The Kitchen House will surprise and shock; you will feel open, raemotions as well as the reserved and perhaps better contained survivareactions of all of the well-drawn characters in this finely-written story that will never quite leave you.
     – Reviewed by Susan Graham

THX! Another Incredible Multiracial Heritage Wk



Multiracial Heritage Week 2016 has been fantastic! Thanks so much to the following:


  • All of the volunteers across the country who helped make MHW16 such a success by contacting their governors.
  • The state lawmakers and their staffs for all the help with proclamations and resolutions.
  • The media for giving us local and national coverage.
  • Kelly Baldwin for all she does for multiracial children and interracial families.
  • Karson Baldwin, President of Project RACE Kids, who can always be counted on to do whatever is needed.
  • Our wonderful Project RACE Teens, especially Lexi Brock and Makensie McDaniel co-presidents and Dionna Roberson, VP.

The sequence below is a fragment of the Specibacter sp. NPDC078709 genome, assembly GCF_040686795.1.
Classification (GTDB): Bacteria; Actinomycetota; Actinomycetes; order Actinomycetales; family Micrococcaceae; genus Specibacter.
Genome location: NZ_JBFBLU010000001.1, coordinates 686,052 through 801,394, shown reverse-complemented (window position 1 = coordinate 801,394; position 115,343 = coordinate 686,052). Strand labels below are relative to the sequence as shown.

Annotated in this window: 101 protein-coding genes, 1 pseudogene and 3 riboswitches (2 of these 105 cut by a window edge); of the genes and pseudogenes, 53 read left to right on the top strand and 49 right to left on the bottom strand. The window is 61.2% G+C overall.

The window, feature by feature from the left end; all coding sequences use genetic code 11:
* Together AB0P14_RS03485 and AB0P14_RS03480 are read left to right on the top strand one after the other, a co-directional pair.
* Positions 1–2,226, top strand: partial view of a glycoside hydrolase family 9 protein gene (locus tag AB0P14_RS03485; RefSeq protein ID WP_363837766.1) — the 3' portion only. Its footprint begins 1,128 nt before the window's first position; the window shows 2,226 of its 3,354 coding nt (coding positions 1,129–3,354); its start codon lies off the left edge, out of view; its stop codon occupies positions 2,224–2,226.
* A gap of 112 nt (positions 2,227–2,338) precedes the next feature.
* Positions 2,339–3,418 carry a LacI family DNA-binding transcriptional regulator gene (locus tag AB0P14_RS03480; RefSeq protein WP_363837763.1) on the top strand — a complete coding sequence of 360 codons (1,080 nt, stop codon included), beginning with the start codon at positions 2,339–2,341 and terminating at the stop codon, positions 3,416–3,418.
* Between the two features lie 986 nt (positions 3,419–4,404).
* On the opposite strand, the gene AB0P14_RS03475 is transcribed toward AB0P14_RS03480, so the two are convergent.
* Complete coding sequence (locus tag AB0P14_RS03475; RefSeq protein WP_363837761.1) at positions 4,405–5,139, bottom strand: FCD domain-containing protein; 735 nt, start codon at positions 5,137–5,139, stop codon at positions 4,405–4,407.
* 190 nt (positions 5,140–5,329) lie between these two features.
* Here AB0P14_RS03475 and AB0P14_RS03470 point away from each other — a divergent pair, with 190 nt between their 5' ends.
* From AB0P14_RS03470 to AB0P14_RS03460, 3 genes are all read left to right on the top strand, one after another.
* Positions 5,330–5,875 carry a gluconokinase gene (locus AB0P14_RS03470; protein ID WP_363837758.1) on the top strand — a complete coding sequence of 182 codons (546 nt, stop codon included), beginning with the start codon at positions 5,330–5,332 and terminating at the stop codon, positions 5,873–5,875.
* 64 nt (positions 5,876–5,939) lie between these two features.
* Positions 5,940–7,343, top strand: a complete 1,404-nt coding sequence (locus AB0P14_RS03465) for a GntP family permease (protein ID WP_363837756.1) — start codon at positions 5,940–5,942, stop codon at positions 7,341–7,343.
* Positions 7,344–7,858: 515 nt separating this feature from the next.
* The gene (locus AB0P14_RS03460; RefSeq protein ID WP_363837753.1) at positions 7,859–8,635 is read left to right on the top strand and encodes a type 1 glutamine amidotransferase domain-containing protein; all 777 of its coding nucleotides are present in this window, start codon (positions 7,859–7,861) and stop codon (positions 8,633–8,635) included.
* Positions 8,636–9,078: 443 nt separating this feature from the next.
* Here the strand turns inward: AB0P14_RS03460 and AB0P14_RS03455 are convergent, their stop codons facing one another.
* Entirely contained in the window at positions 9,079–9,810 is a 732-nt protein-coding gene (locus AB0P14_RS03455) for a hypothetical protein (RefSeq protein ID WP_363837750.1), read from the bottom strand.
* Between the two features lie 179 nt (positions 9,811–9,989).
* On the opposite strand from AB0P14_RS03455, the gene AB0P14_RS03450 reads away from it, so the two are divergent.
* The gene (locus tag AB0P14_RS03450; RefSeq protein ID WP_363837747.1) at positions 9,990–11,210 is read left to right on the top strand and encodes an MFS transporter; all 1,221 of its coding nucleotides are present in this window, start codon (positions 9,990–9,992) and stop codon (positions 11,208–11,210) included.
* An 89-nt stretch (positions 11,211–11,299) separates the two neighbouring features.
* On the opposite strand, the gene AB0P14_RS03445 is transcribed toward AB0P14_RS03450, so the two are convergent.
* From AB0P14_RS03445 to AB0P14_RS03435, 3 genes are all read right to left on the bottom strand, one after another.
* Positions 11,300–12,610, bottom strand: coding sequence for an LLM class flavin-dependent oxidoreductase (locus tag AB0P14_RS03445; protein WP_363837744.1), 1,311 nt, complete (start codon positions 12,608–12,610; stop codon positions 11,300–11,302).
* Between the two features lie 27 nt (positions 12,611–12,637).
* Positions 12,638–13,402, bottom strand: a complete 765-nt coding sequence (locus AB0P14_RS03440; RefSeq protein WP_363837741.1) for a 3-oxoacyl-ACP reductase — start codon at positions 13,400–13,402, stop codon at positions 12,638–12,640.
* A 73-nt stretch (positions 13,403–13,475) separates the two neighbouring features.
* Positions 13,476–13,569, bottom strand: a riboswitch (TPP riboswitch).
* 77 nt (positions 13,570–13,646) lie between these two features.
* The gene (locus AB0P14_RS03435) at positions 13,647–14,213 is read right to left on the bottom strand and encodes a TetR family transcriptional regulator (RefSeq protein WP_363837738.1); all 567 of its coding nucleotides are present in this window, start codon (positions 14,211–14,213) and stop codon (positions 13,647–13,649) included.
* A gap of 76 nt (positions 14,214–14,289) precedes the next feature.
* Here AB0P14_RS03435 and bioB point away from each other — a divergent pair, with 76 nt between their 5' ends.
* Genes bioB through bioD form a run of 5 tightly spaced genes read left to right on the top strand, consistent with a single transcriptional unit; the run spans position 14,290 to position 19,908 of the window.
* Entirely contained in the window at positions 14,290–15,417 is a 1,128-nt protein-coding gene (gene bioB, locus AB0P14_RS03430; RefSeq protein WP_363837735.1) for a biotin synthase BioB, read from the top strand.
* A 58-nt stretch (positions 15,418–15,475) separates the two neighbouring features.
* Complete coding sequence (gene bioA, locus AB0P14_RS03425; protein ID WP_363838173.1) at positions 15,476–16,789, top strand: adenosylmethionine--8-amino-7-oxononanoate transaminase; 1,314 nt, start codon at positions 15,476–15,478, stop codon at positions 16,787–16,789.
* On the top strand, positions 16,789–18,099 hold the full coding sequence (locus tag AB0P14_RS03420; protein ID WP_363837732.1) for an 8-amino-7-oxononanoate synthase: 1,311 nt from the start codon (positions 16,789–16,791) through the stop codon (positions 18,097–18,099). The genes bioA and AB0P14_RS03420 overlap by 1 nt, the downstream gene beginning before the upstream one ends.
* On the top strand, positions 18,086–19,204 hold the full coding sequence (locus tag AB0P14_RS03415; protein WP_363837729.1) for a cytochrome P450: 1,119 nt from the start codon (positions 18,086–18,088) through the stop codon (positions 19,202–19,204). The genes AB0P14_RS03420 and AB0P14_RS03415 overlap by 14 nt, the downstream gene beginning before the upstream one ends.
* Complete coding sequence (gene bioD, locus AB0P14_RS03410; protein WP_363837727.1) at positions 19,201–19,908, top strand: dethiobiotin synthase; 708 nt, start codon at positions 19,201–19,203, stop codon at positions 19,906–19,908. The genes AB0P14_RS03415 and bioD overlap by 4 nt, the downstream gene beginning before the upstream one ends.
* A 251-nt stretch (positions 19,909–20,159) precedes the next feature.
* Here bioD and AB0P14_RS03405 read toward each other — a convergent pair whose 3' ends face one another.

• Patti Barry, our Project RACE Grandparents President.
  • Filmmaker Tay Erikson for the best video ever!
  • The Project RACE Advisory Board for all your help and great advice.
  • The K&F Baxter Family Foundation for funding us for so many Multiracial Heritage Week efforts.
  • The anonymous donor, you know who you are, what you gave and how grateful we are.
  • All of our wonderful families who make it possible for us to do our work.
  • My son, Ryan, for always giving me good advice.
  • My husband, Sam; my pup, Sonny; and Kim Carlucci, all of whom took excellent care of me so I could thank all of you.


Podcast Guest


Multiracial Family Man


I had a great time being the guest on comic Alex Barnett’s popular podcast, “Multiracial Family Man.” Alex makes interviews informative and fun! You can listen to the interview by going the Multiracial Family Man website at “Latest Blog Posts.”